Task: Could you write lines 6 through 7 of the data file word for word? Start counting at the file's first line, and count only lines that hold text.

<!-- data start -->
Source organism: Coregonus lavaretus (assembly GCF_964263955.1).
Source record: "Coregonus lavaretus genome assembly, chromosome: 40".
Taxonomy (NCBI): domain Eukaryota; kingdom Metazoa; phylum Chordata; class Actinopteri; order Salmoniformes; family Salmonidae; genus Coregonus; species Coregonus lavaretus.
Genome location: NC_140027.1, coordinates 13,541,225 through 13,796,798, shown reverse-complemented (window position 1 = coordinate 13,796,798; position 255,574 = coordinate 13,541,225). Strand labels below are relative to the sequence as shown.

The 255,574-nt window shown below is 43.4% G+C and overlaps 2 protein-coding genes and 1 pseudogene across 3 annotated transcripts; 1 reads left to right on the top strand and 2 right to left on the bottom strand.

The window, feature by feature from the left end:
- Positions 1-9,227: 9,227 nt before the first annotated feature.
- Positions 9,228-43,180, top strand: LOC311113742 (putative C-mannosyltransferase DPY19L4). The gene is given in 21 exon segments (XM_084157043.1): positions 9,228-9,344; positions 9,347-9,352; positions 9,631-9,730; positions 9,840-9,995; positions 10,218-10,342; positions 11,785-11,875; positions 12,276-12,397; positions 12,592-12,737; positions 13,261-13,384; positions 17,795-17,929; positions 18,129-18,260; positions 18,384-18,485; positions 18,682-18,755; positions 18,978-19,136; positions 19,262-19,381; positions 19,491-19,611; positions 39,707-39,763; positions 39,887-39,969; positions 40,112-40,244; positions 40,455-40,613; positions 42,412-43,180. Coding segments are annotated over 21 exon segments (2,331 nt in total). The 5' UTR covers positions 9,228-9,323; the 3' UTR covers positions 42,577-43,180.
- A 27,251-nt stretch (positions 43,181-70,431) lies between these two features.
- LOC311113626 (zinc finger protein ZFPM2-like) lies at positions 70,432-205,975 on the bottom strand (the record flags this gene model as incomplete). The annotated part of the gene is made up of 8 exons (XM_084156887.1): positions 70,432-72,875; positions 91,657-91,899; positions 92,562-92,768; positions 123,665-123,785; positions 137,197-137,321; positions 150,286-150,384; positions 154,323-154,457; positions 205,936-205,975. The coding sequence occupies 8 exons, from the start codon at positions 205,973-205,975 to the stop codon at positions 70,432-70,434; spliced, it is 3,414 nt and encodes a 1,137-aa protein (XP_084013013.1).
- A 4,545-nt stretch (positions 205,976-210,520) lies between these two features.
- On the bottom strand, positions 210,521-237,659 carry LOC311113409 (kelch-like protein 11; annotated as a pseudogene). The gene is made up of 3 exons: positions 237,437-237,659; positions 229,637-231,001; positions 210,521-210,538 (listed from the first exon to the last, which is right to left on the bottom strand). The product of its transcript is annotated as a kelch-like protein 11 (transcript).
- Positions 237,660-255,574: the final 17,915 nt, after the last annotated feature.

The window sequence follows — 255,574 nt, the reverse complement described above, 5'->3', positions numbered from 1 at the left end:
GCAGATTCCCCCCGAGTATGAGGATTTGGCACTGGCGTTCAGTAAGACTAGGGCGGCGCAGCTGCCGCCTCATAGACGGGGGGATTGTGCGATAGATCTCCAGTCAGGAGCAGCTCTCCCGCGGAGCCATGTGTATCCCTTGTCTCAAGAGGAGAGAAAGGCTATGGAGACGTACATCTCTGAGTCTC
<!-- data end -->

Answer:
The window, feature by feature from the left end:
- Positions 1-9,227: 9,227 nt before the first annotated feature.